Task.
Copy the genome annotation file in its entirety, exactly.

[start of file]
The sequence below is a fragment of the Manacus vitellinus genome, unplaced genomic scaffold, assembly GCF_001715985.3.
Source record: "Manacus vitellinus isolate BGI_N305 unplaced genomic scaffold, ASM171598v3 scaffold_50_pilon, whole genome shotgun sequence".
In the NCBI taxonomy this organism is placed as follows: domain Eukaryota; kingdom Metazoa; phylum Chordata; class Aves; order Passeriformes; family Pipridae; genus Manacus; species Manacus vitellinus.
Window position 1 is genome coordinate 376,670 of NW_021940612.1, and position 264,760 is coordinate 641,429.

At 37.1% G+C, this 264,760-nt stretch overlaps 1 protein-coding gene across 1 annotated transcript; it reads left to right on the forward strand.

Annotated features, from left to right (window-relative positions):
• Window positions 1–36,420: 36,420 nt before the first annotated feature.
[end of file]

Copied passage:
The sequence below is a fragment of the Manacus vitellinus genome, unplaced genomic scaffold, assembly GCF_001715985.3.
Source record: "Manacus vitellinus isolate BGI_N305 unplaced genomic scaffold, ASM171598v3 scaffold_50_pilon, whole genome shotgun sequence".
In the NCBI taxonomy this organism is placed as follows: domain Eukaryota; kingdom Metazoa; phylum Chordata; class Aves; order Passeriformes; family Pipridae; genus Manacus; species Manacus vitellinus.
Window position 1 is genome coordinate 376,670 of NW_021940612.1, and position 264,760 is coordinate 641,429.

At 37.1% G+C, this 264,760-nt stretch overlaps 1 protein-coding gene across 1 annotated transcript; it reads left to right on the forward strand.

Annotated features, from left to right (window-relative positions):
• Window positions 1–36,420: 36,420 nt before the first annotated feature.